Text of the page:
Crisis Theory and World Order
Publication Year: 2002
Published by: State University of New York Press
Download PDF (102.6 KB)
Download PDF (91.5 KB)
While Professor of Philosophy at the University of Freiburg im Breisbau in 1943, Heidegger lectured on the topic of âNietzscheâs Word âGod is Deadâ,â in which he had something to say about âpreparatory thinking.â Given Heideggerâs pronouncements, I believe that a reflection of the sort attempted...
Download PDF (104.9 KB)
A work such as the present one owes an immeasurable intellectual debt to so many formative influences. Each whose name and work is invoked here is a contributor to a dialogue along a pathway of thought I have been following for over two decades. The text of this work is but a rough outline of this...
Download PDF (132.8 KB)
In this work I speak principally to political philosophers and world order scholars, the latter being primarily social scientists and specialists in international law. I juxtapose philosophical discourse and world order scholarship by considering one way in which recent European philosophy may have something...
1 Crisis Theory: The Challenge to Peace Research
Download PDF (154.9 KB)
In framing a question concerning the meaning of the twentieth century, one must inevitably acknowledge a hermeneutic prejudice with respect to both content and boundary, declaring âour timeâ to be a time possessed of its own most proper significance. Thus, in the domain of sociopolitical inquiry as it bears upon the study of peace, we have a representative work in Kenneth...
2 The Problem of World Order: Overcoming the Logic of Statecraft
Download PDF (177.9 KB)
Each of the above epigraphs gives expression to a claim made upon the present by the future. In each case the context is at once diagnostic and normative, concerned both to assess and to transcend what is now understood as âthe problem of world order.â Each issues from a work that is,...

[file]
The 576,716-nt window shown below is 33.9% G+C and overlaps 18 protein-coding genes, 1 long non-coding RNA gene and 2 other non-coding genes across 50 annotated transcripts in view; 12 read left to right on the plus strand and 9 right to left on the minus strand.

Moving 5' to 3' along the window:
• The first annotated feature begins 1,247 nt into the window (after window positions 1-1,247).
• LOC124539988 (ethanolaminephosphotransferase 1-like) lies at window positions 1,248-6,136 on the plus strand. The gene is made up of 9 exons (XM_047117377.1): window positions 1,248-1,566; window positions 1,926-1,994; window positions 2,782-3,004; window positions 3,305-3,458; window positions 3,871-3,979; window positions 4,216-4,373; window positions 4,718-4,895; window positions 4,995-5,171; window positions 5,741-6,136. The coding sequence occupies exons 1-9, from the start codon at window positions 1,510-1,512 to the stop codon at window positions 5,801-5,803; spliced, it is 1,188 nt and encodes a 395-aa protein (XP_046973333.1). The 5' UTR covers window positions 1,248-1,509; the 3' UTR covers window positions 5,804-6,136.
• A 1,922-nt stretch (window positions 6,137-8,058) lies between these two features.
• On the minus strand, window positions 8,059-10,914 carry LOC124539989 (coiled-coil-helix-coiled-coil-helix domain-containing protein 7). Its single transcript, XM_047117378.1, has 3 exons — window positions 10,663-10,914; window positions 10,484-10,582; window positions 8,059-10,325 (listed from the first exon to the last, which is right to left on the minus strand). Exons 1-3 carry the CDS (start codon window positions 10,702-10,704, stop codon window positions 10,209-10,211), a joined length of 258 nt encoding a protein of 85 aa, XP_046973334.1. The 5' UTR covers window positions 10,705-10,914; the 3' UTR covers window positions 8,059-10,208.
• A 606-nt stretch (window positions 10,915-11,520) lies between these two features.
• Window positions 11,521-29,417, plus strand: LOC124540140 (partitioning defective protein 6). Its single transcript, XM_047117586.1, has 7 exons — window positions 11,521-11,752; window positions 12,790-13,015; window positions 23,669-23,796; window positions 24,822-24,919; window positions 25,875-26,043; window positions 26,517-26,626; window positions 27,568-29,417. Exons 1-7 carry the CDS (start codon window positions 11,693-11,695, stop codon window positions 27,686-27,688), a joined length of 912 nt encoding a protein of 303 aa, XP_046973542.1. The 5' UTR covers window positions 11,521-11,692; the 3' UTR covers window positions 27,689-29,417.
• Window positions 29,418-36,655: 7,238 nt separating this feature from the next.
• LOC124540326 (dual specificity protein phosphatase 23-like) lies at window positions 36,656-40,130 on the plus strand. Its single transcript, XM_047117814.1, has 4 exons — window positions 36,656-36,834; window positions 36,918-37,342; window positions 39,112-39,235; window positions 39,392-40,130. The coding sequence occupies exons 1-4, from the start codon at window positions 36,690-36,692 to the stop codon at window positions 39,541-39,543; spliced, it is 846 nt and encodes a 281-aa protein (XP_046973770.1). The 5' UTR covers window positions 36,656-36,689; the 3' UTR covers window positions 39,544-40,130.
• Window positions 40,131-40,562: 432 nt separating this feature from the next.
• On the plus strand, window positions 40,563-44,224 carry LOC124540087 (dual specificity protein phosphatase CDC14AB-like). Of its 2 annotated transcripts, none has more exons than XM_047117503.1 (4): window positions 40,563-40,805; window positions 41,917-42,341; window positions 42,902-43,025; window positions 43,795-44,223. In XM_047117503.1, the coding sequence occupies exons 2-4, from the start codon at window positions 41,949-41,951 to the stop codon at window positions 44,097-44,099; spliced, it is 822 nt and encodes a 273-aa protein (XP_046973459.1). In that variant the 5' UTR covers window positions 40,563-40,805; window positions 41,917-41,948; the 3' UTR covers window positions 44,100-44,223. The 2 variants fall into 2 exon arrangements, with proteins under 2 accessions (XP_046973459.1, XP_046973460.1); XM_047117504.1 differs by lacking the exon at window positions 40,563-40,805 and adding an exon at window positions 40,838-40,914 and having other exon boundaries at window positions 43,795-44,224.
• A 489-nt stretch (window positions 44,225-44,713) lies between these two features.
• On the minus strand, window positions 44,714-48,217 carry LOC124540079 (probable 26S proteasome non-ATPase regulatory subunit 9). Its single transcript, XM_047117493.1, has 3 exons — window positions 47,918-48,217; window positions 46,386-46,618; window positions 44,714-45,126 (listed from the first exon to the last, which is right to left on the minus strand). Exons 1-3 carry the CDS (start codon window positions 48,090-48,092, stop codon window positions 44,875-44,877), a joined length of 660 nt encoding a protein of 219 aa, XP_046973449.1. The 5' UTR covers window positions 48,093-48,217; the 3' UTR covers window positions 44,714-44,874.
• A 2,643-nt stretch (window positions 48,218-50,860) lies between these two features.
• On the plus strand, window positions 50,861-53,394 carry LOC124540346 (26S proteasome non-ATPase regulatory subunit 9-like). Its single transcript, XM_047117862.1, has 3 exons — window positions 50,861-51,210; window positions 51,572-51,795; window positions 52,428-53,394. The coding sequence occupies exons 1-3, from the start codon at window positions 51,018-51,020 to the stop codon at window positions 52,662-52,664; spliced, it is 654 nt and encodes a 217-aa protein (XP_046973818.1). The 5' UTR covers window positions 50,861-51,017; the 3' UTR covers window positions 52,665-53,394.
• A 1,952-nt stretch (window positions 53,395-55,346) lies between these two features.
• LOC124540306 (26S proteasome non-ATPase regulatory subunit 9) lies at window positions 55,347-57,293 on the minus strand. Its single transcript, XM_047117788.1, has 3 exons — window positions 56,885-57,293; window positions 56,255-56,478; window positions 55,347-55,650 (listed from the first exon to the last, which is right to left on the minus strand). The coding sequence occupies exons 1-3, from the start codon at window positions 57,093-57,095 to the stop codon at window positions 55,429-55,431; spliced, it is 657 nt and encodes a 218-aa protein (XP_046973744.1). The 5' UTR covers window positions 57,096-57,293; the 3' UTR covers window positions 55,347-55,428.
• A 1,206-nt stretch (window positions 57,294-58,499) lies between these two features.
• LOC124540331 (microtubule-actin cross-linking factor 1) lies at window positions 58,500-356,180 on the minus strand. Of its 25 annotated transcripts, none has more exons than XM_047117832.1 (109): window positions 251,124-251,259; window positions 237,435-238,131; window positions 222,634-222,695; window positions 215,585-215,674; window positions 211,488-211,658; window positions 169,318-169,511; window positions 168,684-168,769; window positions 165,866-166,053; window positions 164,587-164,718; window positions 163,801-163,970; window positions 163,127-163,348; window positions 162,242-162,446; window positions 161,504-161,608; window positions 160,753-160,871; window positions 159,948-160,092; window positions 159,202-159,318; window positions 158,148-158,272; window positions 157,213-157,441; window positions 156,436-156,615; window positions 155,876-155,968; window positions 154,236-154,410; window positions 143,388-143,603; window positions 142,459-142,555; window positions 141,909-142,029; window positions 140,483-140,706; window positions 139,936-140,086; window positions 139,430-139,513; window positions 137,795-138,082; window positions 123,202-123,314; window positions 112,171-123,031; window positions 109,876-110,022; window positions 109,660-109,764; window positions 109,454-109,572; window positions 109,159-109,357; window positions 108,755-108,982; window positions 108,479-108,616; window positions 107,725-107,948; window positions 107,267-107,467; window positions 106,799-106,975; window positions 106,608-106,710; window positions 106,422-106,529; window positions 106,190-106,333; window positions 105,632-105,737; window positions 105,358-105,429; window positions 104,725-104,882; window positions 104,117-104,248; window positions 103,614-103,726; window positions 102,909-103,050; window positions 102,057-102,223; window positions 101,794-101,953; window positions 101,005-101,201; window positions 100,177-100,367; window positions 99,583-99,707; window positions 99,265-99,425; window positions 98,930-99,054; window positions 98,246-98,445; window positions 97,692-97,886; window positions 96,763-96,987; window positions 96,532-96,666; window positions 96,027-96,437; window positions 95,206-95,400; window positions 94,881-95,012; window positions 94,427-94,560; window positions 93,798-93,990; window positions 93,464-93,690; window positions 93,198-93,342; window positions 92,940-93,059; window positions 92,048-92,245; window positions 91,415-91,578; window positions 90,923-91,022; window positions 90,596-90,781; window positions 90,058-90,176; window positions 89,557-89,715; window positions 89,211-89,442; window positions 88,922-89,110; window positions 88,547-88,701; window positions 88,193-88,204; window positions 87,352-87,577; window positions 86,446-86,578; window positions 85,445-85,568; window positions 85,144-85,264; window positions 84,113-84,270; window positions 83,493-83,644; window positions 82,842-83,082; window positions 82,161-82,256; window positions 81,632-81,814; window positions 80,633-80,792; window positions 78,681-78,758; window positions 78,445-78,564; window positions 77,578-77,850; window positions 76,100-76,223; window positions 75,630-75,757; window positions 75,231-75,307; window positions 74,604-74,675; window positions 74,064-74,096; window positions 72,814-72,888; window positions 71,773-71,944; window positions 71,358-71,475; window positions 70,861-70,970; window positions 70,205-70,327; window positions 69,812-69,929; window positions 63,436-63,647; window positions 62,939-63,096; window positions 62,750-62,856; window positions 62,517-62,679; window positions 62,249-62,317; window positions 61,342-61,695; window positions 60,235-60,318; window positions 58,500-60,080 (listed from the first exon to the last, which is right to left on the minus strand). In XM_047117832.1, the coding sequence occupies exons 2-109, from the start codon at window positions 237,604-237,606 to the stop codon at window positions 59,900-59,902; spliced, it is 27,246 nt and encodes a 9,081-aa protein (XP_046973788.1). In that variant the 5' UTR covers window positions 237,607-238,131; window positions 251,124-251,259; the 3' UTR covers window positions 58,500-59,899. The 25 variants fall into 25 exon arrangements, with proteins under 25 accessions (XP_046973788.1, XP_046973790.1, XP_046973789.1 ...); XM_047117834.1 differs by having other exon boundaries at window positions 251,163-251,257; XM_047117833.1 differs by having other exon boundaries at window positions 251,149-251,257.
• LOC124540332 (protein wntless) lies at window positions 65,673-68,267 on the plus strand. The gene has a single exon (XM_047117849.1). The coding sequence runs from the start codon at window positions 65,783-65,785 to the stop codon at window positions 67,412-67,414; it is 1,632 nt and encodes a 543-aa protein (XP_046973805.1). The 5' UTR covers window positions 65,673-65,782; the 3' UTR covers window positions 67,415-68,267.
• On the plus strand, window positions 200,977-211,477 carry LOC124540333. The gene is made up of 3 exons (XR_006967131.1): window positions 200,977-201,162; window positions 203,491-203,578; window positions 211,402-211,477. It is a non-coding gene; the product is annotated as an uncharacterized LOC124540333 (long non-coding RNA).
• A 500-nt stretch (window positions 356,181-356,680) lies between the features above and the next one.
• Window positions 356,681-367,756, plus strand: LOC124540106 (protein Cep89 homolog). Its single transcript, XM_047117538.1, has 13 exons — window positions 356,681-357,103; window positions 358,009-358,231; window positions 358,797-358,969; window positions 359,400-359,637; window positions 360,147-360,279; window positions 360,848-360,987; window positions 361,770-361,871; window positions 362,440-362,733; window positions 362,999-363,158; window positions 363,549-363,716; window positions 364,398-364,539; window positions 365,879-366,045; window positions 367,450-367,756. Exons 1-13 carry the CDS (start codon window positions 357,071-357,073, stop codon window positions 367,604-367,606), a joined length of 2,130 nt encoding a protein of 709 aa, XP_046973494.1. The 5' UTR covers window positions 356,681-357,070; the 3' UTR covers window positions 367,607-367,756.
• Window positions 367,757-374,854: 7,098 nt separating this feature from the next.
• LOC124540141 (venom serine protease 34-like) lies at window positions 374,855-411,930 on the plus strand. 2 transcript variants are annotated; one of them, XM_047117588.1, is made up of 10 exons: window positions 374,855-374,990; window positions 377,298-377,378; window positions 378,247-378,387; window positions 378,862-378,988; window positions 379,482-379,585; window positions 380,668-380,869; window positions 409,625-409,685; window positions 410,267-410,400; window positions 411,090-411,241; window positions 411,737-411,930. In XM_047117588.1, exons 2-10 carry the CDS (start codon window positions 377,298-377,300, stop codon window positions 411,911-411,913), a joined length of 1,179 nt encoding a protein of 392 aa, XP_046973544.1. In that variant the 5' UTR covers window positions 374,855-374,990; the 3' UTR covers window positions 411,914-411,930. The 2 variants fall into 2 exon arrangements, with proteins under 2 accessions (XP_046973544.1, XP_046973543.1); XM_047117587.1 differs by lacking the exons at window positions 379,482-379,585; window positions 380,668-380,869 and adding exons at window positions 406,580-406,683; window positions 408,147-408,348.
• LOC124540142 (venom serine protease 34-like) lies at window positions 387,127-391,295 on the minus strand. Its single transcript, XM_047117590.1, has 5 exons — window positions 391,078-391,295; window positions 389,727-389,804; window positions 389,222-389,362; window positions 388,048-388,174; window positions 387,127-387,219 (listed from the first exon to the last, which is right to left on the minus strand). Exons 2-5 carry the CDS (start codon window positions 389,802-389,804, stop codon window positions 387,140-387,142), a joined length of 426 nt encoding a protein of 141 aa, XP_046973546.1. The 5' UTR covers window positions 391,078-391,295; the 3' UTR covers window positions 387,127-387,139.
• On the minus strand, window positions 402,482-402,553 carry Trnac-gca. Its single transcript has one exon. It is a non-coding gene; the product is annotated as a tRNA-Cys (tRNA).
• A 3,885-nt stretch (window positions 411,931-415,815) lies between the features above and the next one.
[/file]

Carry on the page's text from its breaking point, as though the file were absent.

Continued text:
3 The Metaphysical Ground of World Order Thinking
Download PDF (225.2 KB)
In the preceding chapter I have discussed briefly various approaches to world order thinking and have characterized this thinking (speaking generally) as normative, technocratic, and ideological.1 Most important is the observation that this thinking is calculative or, said otherwise, a strategic...
4 Planetary Politics and the Essence of Technology
Download PDF (185.2 KB)
Political theory and practice are ever dependent upon at least an implicit ontology; that is, they necessarily presuppose a commitment with respect to the nature of political phenomena. As we have seen in the preceding chapter, this ontology is part of a metaphysical position which, according to...
Part Two: Essential Political Thinking
5 A Pathway to Essential Political Thinking
Download PDF (162.3 KB)
...These fundamental insights Heidegger shares with us in a lecture entitled âThe End of Philosophy and the Task of Thinking.â For us the task of thinking reserved since the explicit beginning of philosophy is modest in scope: It is âonly of a preparatory, not of a founding, character. It is content with...
6 The Essence of Political Being
Download PDF (234.9 KB)
In the posthumously published Der Spiegel interview, Heidegger states that âMan has already been uprooted from the earth. Whatâs left are purely technical relations. Where man lives today is no longer an earth.â1 How, then, we might ask, does the transformation of humanityâs world sojourn become possible? Does it become possible through philosophy? No, answers Heidegger:...
Conclusion: Projecting-Open [ENTWURF] with Heidegger
Download PDF (140.7 KB)
Part 1 and Part 2 constitute my attempt to mediate the fundamental comportment of world order studies and that which emanates from Heideggerâs meditative thinking. Such an attempt is not easily undertaken, of course; for, while the discourse of world order studies is readily accessible to anyone diligent in his or her concern for the unfolding conditions of planetary...
Download PDF (195.6 KB)
Download PDF (129.3 KB)
Page Count: 299
Publication Year: 2002
Series Title: SUNY series in Global Politics
Series Editor Byline: James N. Rosenau